Infographics reinforce the echo chamber of social media. Hear me out: I have ended friendships, and I have lost the respect of many people due to their political beliefs. I believe that if your opinions fundamentally infringe on someone else’s human rights, then you are not someone who I want to spend time with. That being said, I think that social media’s echo chamber is exceptionally clear by looking at infographics. For starters, most infographics being shared are leftist in nature. I must clarify that I myself am left-leaning and inclined to agree with many of the claims I see on these infographics. However, the lack of a counter opinion on our social media feeds leads us to believe two things: that our opinions are the most correct, and that our opinions are the most popular. It is important to be exposed to disagreement (again recognizing that some opinions are truly deplorable and deserve no place in public discourse) so that we cannot only be challenged in our own opinions, but also more informed about our communities.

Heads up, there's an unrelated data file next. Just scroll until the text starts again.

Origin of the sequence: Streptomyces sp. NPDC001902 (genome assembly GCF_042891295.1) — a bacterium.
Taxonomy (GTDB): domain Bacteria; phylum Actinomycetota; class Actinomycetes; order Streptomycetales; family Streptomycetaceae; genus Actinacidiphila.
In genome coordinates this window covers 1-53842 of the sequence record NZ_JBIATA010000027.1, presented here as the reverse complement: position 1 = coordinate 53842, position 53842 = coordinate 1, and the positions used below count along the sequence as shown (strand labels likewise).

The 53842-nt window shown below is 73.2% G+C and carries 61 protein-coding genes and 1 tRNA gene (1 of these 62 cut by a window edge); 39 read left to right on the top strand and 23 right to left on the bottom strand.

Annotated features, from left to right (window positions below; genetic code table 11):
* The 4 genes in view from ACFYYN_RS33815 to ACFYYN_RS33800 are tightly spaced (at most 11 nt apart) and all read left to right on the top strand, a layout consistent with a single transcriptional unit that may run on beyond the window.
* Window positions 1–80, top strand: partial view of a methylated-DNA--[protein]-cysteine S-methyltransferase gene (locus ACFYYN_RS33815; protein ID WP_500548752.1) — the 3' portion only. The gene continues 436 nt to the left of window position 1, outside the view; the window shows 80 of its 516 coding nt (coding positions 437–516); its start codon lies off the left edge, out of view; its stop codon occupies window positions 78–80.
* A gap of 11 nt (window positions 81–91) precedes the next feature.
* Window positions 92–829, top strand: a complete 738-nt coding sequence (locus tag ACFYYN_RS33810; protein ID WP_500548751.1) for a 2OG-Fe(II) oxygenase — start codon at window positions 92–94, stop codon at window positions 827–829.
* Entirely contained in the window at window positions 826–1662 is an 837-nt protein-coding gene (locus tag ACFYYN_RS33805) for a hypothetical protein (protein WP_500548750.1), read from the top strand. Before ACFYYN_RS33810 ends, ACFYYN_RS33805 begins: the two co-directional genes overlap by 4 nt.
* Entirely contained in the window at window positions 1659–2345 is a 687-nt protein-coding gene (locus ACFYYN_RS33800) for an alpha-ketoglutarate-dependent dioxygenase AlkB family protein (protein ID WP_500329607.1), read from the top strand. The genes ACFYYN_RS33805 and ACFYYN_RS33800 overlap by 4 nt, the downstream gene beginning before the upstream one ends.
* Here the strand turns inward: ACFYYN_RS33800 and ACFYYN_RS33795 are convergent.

A quick anecdote follows: I have seen posts on a popular infographic account calling GPAs racist. Now indeed, GPAs may very well be racist as this infographic states. I shall not—and nobody should—claim to know the definite truth about the possible racism of GPAs after only reading an infographic on instagram arguing this. A quick glance at the comments, however, left me disappointed but not surprised. Disagreeing voices eager to participate in good-faith discourse—the unicorn of social media—were being shut down, and any disagreements were labeled foolish and the disagreers ignorant. Now, granted, I did not expect a proper philosopher’s forum in the comments of an instagram post, but therein lies the problem. When we retire ourselves to our opinion’s safe haven (I am hesitant to overuse the word “echo-chamber” as too often I hear it as a bad-faith right wing insult) on social media, we lose the forums where we can have meaningful and productive conversations on contentious issues (remembering once again that some issues are irrefutable, namely the fundamental right to life of others).
Instagram infographics are a good introduction to the reckoning and research that we (especially as members of a predominantly white institution) need to conduct in order to be properly anti-racist. However, we must treat them as what they are, a good introduction, and we need to take it upon ourselves to do our own independent research to become better anti-racists and better citizens of this country.
I welcome all voices—especially those in disagreement—to leave their thoughts below.